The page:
Bernardo Arevalo
Bernardo Arevalo has made it to a presidential run-off in a surprise upset in Guatemala. AFP / Luis ACOSTA

Costa Rica president Rodrigo Chaves extended his support to Guatemala president-elect Bernardo Arevalo on Wednesday, as the latter continued to struggle with legal challenges before taking over the office on Jan. 14.

"Costa Rica recognizes President Bernardo Arevalo as the person democratically elected by the Guatemalan people," Chaves said, AP News reported. "The Costa Rican government views the actions of the Guatemalan Attorney General's Office with enormous concern and condemns them."

"They are against that country's democracy, the rule of law, the separation of powers and the peaceful presidential transition."

Arevalo, who was in Costa Rica's capital city of San Jose, for a welcoming ceremony, invited Chaves to his swearing in, scheduled for Jan. 14.

Following the meeting, Arevalo took to X, formerly known as Twitter, and shared a series of photos featuring both presidents hugging and posing together.

"We are about to begin a new stage in relations between two peoples with an unwavering democratic conviction. I met with President Rodrigo Chaves, with whom I talked about the steps to follow to strengthen the relationship between Guatemala and Costa Rica," the president-elect wrote in Spanish (translated by Google) alongside the photos.

Arevalo also shared a video of him waving at people inside the Costa Rica airport. In the same video, Arevalo can be seen clicking selfies with people and shaking hands before boarding the flight.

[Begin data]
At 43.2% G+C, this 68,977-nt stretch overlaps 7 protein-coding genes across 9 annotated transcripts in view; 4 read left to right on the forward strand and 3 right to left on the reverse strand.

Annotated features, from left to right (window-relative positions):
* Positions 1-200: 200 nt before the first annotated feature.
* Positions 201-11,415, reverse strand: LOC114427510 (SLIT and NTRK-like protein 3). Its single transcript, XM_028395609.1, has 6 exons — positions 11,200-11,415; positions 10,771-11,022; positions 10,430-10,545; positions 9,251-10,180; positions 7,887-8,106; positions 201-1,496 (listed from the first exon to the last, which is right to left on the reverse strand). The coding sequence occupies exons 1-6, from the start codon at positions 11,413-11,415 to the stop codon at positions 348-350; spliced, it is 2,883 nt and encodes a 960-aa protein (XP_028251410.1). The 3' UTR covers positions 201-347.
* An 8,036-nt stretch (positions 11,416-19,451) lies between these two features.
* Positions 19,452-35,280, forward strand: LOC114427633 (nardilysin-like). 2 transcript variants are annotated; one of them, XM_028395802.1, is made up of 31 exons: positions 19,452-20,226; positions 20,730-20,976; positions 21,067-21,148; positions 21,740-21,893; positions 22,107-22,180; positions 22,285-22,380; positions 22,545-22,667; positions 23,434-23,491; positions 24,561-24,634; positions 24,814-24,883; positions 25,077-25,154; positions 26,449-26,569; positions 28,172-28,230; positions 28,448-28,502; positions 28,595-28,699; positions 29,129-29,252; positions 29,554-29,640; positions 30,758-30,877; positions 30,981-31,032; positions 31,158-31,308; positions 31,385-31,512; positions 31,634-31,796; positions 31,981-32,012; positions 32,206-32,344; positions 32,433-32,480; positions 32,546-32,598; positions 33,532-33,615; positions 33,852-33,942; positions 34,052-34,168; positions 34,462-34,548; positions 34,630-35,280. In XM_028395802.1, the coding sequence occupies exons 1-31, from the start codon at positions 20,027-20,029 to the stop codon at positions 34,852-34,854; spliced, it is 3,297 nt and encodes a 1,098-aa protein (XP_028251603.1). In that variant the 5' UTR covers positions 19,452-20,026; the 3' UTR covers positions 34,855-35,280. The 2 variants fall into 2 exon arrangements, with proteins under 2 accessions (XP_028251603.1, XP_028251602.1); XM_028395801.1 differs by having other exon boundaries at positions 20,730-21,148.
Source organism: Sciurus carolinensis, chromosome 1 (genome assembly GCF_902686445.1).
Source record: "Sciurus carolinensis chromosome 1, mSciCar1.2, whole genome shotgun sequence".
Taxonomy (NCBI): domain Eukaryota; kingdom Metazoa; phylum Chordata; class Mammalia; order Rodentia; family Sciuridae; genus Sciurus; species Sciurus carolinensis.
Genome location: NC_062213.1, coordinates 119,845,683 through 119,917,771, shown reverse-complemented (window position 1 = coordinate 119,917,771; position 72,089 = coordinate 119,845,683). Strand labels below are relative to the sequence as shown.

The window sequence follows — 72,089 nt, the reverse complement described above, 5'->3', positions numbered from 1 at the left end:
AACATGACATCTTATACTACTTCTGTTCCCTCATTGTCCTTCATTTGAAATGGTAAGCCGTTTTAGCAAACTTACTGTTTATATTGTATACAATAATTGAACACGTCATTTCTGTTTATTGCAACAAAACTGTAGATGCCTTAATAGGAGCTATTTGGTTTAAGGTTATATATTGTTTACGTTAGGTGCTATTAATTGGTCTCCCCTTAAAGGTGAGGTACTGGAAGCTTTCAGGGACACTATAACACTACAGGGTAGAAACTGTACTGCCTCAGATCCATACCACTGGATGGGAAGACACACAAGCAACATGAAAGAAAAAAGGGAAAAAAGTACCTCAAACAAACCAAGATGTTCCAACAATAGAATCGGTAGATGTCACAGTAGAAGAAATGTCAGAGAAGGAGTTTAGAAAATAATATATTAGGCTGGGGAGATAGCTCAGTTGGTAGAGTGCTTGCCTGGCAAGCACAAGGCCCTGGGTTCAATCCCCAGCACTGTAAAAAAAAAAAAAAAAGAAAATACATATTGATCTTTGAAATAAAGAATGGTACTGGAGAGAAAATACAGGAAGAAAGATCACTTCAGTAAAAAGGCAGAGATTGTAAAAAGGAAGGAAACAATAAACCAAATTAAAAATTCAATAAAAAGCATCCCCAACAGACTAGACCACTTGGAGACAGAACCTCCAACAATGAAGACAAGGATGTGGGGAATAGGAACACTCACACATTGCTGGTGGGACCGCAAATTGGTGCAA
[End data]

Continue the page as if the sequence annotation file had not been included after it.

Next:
"The new government is with you and for you," he captioned the post.

Guatemala is going through a democratic crisis, as the current administration tries to block Arevalo from taking over the office next month. The elections, held on Oct. 31, resulted in Arevalo's victory by an overwhelming margin.

Earlier this week, in support of the president-elect, the U.S. Department of State imposed visa restrictions on nearly 300 Guatemalan nationals, including 100 political leaders and private sector representatives alongside their families.

Matthew Miller, the spokesperson for the U.S. Department of State, mentioned a recent incident where the Public Ministry issued arrest warrants for electoral workers and party representatives, requested to remove the immunity of Arevalo and attempted to annul electoral results.

After the elections, Guatemalans accused Attorney General María Consuelo Porras of trying to disqualify the president-elect's political party to stop him from taking over the office.

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